On May 10, on the other side of Butte County, in the town of Palermo, an event totally disconnected from the high school would have a portentous impact on graduation. The Palermo Bible Family Church held a service in defiance of the governor’s order. A day later, one of the churchgoers tested positive for Covid-19.
It was the worst possible timing. The Paradise seniors and their parents were still negotiating with the county for a closer approximation of the traditional Paradise graduation ceremony. Specifically, they were fighting to have a socially distanced student procession across the football field, a tradition revered by generations of graduates.
But then came Palermo.
Days later, officials from the Butte County Public Health Department told Paradise school officials that graduations would be subject to the same rules as religious services, with no exceptions. That meant graduation would have to be a “drive-in only service.” There would be no procession, and no seating for family and friends. It was not what anybody in town had asked for, but it would follow the rules laid down by Butte County: one student, one car, six feet apart.
At 8:45 a.m. on the first Monday in June, the first set of 10 seniors drove onto the track circling the football field and parked in front of the empty bleachers — five cars each on either side of the 50 yard line. Encircling the field were yard signs with the names and photos of the students. They wore caps and gowns and the green and yellow Paradise face masks they had been given before being checked in.
Each car had one student, which they could share with anyone from their household. Each student was also allowed to invite one more car of well-wishers, parked just behind them.
“I know this ceremony looks a little bit different,” Michael Ervin, the principal, said from a dais at midfield. “But I know you can overcome all obstacles — you have, over and over, the past couple of years.’’
Jillian Damon, the assistant principal, called the students’ names, two at a time. Sometimes the pairs were football buddies, or high school sweethearts, or best friends. From either side of the 50, a student emerged from a car and walked down the track to midfield, where the two students faced each other 10 feet apart and coordinated jubilant “air-fives.”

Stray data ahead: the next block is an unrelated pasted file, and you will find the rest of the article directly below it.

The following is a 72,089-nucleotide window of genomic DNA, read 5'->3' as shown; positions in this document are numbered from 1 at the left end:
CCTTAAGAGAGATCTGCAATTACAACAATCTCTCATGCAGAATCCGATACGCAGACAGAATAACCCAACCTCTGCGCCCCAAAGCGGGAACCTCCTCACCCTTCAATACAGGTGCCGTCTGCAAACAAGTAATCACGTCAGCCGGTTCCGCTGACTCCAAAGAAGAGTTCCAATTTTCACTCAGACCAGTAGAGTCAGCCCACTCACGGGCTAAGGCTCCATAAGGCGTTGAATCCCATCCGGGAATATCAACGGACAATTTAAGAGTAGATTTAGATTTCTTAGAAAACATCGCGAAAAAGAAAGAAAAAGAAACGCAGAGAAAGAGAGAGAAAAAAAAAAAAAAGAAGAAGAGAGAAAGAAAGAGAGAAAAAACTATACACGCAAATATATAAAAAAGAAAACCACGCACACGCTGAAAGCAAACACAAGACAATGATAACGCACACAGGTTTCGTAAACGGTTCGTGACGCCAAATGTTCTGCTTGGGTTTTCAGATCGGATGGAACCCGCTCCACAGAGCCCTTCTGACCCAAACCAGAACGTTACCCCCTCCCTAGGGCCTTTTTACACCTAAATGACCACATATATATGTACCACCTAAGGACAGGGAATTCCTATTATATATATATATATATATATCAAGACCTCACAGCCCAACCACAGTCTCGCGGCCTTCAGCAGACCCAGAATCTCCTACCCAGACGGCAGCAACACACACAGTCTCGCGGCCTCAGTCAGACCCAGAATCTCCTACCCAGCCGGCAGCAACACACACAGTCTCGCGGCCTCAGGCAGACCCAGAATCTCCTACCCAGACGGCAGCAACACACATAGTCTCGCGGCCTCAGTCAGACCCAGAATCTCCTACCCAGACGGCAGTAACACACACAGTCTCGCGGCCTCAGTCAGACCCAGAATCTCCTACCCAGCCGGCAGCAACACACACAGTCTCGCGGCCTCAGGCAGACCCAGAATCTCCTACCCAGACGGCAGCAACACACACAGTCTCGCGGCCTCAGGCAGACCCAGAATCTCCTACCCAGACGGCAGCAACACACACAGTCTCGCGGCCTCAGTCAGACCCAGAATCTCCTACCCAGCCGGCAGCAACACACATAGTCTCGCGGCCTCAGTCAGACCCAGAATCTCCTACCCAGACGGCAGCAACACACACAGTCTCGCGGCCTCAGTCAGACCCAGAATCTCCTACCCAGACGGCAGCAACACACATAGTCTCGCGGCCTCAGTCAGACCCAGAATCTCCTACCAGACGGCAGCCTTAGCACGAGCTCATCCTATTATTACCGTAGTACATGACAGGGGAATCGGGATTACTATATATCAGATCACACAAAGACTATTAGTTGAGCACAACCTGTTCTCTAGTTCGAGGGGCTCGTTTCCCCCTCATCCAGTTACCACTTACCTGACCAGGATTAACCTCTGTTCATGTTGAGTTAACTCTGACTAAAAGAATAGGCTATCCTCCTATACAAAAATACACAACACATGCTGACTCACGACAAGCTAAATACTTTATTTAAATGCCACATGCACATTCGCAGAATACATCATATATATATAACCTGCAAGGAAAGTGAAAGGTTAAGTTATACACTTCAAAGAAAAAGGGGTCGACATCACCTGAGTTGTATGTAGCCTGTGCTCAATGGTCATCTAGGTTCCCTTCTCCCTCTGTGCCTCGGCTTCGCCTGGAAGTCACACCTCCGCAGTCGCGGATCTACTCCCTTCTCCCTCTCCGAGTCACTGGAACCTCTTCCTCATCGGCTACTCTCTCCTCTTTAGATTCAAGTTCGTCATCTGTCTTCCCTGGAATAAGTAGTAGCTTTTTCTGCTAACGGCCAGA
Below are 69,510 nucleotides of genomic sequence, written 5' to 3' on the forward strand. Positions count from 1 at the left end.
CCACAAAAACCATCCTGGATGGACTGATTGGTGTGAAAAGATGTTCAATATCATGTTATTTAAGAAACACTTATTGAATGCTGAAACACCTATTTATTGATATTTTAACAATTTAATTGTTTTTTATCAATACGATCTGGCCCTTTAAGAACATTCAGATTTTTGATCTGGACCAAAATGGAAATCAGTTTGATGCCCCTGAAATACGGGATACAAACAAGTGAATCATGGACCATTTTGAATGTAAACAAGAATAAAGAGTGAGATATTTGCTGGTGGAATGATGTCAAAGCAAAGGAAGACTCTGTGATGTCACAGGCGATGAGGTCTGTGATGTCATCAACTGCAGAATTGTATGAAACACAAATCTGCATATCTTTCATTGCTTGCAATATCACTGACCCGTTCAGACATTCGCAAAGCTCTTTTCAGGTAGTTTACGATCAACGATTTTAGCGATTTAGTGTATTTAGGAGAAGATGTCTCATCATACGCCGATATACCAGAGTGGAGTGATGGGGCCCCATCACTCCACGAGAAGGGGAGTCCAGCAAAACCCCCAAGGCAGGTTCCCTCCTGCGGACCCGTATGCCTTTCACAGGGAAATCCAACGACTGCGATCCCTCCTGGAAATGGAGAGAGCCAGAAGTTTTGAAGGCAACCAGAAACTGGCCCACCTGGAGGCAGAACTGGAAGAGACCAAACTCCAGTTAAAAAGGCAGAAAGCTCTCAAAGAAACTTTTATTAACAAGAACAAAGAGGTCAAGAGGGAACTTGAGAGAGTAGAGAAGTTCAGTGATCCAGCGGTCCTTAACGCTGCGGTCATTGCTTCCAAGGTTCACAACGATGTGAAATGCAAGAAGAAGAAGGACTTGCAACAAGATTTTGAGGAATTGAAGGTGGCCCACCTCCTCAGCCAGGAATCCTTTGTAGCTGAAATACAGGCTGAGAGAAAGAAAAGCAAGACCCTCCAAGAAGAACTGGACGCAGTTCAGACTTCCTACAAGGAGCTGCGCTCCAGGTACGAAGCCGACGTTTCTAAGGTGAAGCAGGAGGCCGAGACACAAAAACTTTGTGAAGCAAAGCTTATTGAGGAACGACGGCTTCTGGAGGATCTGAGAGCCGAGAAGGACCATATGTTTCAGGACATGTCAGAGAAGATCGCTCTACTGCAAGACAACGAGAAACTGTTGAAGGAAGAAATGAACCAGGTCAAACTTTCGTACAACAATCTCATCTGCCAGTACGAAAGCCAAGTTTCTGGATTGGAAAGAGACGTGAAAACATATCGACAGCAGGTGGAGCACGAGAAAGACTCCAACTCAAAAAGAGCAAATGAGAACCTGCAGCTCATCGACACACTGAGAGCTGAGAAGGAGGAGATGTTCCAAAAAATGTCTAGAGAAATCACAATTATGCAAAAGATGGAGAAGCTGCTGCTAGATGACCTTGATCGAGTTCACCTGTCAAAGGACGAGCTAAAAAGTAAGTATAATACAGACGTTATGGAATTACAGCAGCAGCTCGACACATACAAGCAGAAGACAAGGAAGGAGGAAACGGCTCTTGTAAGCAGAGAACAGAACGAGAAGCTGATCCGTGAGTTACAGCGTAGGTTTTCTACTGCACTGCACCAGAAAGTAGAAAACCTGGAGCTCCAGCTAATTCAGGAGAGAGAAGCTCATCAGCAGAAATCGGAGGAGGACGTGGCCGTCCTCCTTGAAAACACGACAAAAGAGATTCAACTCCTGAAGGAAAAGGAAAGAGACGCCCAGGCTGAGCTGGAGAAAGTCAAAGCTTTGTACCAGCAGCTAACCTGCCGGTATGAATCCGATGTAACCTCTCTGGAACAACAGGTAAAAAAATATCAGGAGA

Called to the stage one at a time, seniors picked up their diploma from a table — actually, not their diplomas but an empty folder that would be exchanged for the real thing at a later drive-through procession. Then they posed for the requisite photo and basked in raucous honking and cheers from the car-bound crowd. “I was hoping it wouldn’t be too quiet,’’ Bradley Norton, one of the graduates, said later. “The horns, I think, lightened the mood a little bit.”
Overwhelmed at seeing their teachers in person for the first time in months, some graduates sneaked quick hugs with them on the walk back to their cars. When the first group of 10 was done, the graduates took a slow victory lap in their cars as masked school staff members cheered them on with cowbells.
Thirty minutes later, the next group of students drove onto the field. The ceremony would be repeated 13 times. It took two days to pull it off. But the 142 students of Paradise High School’s class of 2020 got their graduation ceremony.
Anne Daugherty is a student at the University of California, Berkeley, Graduate School of Journalism. The New York Times is collaborating with the school on coverage of the coronavirus in California.